I suppose it’s not the weirdest ailment to sideline a ballplayer. Remember when the versatile, arachnaphobic Glenallen Hill was injured waking up from a nightmare about spiders?

Oh, and if you’ve been wondering how much better advertisements for some products would be if Steve Kline were pitching them, the Internet, as always, is here to remind you that someone’s already thought of everything.

It’s a very baseball Christmas

Somehow people got the idea that I might want some baseball-related books for Christmas. Levi gave me The Hardball Times Baseball Annual, which certainly contains more “adjusted win shares” data than any other baseball book I’ve owned. My mother gave me For the Love of Baseball: An A-to-Z Primer for Baseball Fans of All Ages, the only downside being that they used Babe Ruth to illustrate “B” instead of “R.” And my father gave me a book consisting mainly of old photographs called Baseball in Tampa Bay, which has mercifully few pictures of the Devil Rays.

Original comments…

Levi: Jim–

I figured you probably wouldn’t be all that into the charts and graphs part of the book (Although check out the one that shows the Cardinals leading the pack in both runs scored and fewest runs allowed!), but I thought you’d enjoy:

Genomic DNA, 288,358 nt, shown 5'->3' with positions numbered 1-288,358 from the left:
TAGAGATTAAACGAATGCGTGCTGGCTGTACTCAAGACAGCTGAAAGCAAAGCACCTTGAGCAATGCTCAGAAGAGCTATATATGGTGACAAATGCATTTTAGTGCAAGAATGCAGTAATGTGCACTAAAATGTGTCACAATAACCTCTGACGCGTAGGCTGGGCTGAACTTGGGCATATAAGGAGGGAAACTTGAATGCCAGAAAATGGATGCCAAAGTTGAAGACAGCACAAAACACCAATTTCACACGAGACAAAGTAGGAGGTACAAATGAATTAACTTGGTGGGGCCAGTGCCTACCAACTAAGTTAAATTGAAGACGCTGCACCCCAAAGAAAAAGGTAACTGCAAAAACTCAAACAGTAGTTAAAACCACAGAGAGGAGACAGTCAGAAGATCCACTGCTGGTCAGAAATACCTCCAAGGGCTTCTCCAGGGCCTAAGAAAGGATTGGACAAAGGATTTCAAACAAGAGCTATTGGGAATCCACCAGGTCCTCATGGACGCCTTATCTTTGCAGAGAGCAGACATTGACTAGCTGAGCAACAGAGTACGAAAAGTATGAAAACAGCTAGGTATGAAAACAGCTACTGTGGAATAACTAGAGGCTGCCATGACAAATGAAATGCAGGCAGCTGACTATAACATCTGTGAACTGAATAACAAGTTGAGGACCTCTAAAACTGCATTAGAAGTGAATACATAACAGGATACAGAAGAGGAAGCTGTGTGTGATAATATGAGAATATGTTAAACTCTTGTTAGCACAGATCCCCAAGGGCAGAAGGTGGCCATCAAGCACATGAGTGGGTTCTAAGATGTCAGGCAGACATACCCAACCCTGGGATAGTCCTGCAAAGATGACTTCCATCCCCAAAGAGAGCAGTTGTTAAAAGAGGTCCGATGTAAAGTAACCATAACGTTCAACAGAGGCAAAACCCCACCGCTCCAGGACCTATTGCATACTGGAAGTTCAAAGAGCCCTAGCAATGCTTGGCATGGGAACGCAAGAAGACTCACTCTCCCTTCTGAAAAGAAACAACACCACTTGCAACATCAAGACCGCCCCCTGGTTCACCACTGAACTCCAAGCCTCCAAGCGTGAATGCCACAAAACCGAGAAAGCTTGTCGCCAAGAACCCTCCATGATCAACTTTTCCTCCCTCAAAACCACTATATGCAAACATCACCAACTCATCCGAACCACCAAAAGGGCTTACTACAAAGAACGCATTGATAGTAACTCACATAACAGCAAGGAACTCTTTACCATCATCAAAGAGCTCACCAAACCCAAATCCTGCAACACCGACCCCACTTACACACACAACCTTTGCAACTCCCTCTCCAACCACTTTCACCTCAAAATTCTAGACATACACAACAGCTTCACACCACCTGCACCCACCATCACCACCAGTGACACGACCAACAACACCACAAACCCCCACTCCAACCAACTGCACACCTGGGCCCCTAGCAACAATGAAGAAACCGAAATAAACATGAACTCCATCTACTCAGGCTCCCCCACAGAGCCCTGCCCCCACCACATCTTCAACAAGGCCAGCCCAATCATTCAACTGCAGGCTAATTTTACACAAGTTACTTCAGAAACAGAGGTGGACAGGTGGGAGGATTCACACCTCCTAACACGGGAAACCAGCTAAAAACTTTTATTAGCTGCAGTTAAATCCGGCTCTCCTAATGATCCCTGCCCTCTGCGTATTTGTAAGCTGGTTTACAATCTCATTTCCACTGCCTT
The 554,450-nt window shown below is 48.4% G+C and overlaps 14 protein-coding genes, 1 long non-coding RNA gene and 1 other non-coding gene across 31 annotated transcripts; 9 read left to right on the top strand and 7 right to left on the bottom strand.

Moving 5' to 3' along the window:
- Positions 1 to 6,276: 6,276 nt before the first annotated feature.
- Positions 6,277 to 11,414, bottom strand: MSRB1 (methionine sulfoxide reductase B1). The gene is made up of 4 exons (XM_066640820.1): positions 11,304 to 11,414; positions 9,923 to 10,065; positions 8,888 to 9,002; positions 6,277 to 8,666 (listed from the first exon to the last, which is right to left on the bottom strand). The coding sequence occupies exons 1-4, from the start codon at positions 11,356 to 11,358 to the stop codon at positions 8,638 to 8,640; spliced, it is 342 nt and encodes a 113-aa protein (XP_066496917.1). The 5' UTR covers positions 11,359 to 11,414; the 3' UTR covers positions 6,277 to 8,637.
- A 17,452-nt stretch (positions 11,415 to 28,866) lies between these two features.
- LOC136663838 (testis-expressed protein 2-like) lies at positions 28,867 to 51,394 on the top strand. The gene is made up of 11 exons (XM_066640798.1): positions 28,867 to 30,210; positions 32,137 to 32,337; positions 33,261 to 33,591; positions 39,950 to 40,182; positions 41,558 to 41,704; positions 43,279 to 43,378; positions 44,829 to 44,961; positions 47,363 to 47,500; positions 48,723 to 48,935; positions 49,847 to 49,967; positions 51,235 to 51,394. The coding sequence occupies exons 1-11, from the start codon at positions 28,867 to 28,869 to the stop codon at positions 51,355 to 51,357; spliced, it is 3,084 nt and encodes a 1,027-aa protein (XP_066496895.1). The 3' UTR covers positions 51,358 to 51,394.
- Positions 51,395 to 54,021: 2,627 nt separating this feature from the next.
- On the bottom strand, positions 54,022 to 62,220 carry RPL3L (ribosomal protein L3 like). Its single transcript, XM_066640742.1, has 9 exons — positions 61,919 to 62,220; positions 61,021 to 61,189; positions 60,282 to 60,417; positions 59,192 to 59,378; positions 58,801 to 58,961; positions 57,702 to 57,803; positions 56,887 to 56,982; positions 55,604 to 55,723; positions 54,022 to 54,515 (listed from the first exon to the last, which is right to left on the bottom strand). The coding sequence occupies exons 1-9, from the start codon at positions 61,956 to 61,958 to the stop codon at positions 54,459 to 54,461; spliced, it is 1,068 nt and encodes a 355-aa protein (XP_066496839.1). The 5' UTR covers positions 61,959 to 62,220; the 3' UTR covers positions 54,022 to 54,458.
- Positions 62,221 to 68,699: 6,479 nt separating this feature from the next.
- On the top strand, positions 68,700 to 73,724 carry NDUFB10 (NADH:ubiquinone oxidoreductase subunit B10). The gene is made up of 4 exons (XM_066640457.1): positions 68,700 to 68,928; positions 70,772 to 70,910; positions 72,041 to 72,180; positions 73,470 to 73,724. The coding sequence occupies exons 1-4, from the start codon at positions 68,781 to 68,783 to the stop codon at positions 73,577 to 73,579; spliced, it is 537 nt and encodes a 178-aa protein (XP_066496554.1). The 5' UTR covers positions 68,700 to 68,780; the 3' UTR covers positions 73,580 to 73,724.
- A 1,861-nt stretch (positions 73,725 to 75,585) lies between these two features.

1) The piece on looking back at 2004 from 2054

2) The piece where the guy speculates how baseball would be different if Eric Young had only gotten four more hits in 1991.

3) The fact that these guys put together a web site, were successful with it, and decided to turn it into a self-published book.

thatbob: I personally think it’s appropriate to illustrate “B” with The Babe, since it’s not his real first name. But it might be inappropraite to illustrate “B” with Babes Adams, Twombly, Borton, Danzig, or Dotel, because they’re not really important enough.

When I got the bleacher tickets for the Red Sox, I also registered for the opportunity to buy tickets atop the Green Monster. However, I got an e-mail tonight telling me that I was not among the chosen few. Maybe it’s a good thing, because I got an up-close look at the seats on one of the Pat Sajak shows, and they look potentially vertigo-inducing, being so high up and pretty much directly above that steep drop-off.